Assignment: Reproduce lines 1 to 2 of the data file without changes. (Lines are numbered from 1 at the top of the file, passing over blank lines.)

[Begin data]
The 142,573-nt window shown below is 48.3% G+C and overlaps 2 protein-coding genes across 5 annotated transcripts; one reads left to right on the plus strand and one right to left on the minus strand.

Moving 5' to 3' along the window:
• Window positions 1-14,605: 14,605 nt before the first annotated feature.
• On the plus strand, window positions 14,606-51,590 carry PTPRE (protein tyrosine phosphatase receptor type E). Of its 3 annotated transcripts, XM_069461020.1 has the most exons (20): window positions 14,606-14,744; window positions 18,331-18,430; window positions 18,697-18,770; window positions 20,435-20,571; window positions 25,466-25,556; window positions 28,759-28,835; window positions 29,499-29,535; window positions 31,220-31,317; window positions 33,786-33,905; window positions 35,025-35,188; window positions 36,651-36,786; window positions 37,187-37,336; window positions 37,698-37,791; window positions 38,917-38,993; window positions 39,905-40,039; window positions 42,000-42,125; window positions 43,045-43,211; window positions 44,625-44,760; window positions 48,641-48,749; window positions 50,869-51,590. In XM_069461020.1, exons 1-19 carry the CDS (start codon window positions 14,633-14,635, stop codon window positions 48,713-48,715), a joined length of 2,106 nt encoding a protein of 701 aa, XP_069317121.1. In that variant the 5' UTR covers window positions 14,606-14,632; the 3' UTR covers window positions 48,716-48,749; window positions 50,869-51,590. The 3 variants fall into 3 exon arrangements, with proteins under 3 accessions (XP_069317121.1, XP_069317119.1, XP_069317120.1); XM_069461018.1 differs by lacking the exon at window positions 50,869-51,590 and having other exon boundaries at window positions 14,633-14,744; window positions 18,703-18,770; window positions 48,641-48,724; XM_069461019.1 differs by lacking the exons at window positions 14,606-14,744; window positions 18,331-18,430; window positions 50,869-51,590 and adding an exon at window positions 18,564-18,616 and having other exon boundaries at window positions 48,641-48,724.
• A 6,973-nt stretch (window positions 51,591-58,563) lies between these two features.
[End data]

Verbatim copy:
The 142,573-nt window shown below is 48.3% G+C and overlaps 2 protein-coding genes across 5 annotated transcripts; one reads left to right on the plus strand and one right to left on the minus strand.

Moving 5' to 3' along the window: